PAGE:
While arts facilities on central campus are pressed for space, a 15-minute shuttle ride away, building A21 on the West Campus provides 426,000 square-feet dedicated to Yale’s art collections. But there is still progress to be made — and funds to be gathered — before Yale’s are galleries, along with the Peabody Museum, will fully be able to use the space for conservation and storage.

Purchased from the Bayer HealthCare in 2007, the building was a pharmaceutical manufacturing plant complete with offices, high-tech laboratories and massive warehouse space. Though A21 was initially set to be demolished and rebuilt within the next 10 years as a space equipped for the arts, the project is currently on hold due to the economic downturn, associate director of planning for the West Campus Mark Francis said.

Still, the building’s amenities make it the ideal space for a large-scale conservation studio, McClure said, adding that committees are currently meeting to determine the specifics of how the project will proceed.

Once funding is secured, McClure said, he envisions a shared laboratory with rooms determined by function, such as cleaning, drying, dirt removal and freezing. These large laboratories, already equipped with electricity, fume hoods and water tables, could become studios for treating the large textiles, maps and architectural drawings in Yale’s collections. He said he also hopes to include laboratories for conservation research to create new ways to analyze materials, evaluate methods of preservation and develop new materials.

Even though many of the art gallery’s plans are waiting for approval and funding, the gallery already has three large-scale conservation projects underway in building A21.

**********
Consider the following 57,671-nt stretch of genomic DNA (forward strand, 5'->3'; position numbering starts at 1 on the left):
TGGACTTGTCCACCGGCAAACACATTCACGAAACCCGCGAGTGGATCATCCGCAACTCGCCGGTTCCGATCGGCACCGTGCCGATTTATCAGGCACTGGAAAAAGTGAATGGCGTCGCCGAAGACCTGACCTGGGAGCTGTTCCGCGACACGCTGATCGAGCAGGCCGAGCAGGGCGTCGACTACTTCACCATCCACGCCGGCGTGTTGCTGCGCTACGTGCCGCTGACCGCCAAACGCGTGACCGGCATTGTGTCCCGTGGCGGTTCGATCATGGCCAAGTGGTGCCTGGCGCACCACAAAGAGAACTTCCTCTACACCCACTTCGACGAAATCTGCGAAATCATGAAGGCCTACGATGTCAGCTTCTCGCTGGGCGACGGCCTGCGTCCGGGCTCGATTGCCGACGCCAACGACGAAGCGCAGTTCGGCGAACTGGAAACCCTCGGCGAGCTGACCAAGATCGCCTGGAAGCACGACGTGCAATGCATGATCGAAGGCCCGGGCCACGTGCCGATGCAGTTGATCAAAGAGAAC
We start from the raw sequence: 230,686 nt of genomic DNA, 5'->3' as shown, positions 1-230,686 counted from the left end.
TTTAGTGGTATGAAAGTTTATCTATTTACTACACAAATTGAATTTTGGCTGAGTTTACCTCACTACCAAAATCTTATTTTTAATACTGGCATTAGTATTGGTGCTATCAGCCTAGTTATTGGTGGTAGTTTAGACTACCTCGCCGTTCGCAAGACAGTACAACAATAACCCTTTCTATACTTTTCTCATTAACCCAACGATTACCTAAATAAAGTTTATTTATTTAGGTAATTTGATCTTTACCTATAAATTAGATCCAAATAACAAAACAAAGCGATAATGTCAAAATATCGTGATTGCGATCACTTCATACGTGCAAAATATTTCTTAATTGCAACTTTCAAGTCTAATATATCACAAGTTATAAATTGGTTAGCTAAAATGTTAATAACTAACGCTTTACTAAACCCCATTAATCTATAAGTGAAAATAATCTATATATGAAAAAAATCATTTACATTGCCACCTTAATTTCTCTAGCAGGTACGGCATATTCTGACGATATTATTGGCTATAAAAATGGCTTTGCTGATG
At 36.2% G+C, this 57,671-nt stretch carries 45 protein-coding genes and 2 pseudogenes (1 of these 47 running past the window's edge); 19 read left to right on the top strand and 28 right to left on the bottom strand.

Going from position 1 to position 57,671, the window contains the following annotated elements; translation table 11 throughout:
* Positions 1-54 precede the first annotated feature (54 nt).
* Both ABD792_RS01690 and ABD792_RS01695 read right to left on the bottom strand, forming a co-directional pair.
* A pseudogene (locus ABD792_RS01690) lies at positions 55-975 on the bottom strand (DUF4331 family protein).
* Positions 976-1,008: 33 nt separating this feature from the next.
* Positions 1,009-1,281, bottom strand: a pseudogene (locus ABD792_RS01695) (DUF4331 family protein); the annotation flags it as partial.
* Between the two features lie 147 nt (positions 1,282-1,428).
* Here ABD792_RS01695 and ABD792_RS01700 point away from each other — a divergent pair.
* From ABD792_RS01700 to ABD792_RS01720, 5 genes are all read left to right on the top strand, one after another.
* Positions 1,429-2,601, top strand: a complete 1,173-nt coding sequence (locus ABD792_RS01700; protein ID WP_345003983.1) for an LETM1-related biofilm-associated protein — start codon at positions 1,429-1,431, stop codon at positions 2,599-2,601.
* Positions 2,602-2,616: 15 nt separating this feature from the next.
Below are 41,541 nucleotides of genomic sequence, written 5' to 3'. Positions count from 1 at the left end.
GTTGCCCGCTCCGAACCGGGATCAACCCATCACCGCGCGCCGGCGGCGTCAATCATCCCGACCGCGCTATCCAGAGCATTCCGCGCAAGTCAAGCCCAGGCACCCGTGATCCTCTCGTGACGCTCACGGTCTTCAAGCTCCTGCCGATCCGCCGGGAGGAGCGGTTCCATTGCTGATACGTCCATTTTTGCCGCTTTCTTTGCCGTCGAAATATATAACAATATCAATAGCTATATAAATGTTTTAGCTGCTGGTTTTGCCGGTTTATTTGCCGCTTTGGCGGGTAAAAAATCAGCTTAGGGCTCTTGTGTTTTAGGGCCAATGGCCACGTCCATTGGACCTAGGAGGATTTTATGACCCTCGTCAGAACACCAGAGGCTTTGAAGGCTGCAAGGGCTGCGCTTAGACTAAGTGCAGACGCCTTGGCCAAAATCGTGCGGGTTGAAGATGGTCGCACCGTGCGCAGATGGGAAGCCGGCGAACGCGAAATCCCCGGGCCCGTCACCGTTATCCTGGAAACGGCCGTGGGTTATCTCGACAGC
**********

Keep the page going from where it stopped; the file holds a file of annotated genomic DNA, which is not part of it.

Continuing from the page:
The first is a historical room from the Youngs family house in Gilead, Conn. — a room whose wooden floor, decorated ceiling beams, original glass and a built-in alcove have been preserved from an 18th-century home. The room has never been installed in the gallery and was only recently reconstructed. The massive, high-ceilinged room in building A21 allowed workers to make sure all the pieces of the Gilead room, distorted and warped over time, still fit together, said object curator Snow. In the process, conservators also determined that the room would not quite fit inside the gallery because of its dimensions.

“They actually had to rebuild one of the gallery walls [during the renovation] to make sure the room would fit,” Snow said. She noted that it was only the team’s access to the West Campus that made this realization possible.

Snow is also working on the more than 18,000-piece Gerasa Mosaics, which were excavated in the 1920s in Jordan and then placed in large slabs of cement and stabilized with metal frames at Yale in the 1930s. The mosaics were displayed in the sculpture hall at the gallery but were taken down shortly thereafter, perhaps due to World War II, and remained in storage for the next 70 years, Snow said.

“It wasn’t this hidden treasure of the collection that we recently rediscovered,” associate curator of ancient art Lisa Brody said. “We knew it was there, we just didn’t have the resources to restore it.”